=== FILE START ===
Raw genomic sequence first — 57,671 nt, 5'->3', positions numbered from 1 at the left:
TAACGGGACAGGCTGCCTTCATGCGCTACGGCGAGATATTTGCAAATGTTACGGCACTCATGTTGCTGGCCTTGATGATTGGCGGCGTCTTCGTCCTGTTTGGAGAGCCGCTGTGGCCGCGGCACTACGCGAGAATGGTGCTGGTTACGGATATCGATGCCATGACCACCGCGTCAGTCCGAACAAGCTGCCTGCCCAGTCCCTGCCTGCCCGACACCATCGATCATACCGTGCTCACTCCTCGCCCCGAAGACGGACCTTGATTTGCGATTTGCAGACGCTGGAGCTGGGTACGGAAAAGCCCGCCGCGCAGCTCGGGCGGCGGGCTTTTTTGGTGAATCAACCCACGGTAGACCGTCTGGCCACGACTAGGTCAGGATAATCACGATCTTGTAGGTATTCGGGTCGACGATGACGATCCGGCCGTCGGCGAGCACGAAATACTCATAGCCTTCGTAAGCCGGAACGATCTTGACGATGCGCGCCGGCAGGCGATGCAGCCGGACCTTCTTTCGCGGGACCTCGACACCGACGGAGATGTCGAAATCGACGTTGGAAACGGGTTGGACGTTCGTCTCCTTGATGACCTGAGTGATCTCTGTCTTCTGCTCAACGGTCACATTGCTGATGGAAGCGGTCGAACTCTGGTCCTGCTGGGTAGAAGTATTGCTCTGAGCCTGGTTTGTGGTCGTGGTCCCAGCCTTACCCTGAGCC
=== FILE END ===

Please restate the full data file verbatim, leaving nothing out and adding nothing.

Raw genomic sequence first — 57,671 nt, 5'->3', positions numbered from 1 at the left:
TAACGGGACAGGCTGCCTTCATGCGCTACGGCGAGATATTTGCAAATGTTACGGCACTCATGTTGCTGGCCTTGATGATTGGCGGCGTCTTCGTCCTGTTTGGAGAGCCGCTGTGGCCGCGGCACTACGCGAGAATGGTGCTGGTTACGGATATCGATGCCATGACCACCGCGTCAGTCCGAACAAGCTGCCTGCCCAGTCCCTGCCTGCCCGACACCATCGATCATACCGTGCTCACTCCTCGCCCCGAAGACGGACCTTGATTTGCGATTTGCAGACGCTGGAGCTGGGTACGGAAAAGCCCGCCGCGCAGCTCGGGCGGCGGGCTTTTTTGGTGAATCAACCCACGGTAGACCGTCTGGCCACGACTAGGTCAGGATAATCACGATCTTGTAGGTATTCGGGTCGACGATGACGATCCGGCCGTCGGCGAGCACGAAATACTCATAGCCTTCGTAAGCCGGAACGATCTTGACGATGCGCGCCGGCAGGCGATGCAGCCGGACCTTCTTTCGCGGGACCTCGACACCGACGGAGATGTCGAAATCGACGTTGGAAACGGGTTGGACGTTCGTCTCCTTGATGACCTGAGTGATCTCTGTCTTCTGCTCAACGGTCACATTGCTGATGGAAGCGGTCGAACTCTGGTCCTGCTGGGTAGAAGTATTGCTCTGAGCCTGGTTTGTGGTCGTGGTCCCAGCCTTACCCTGAGCC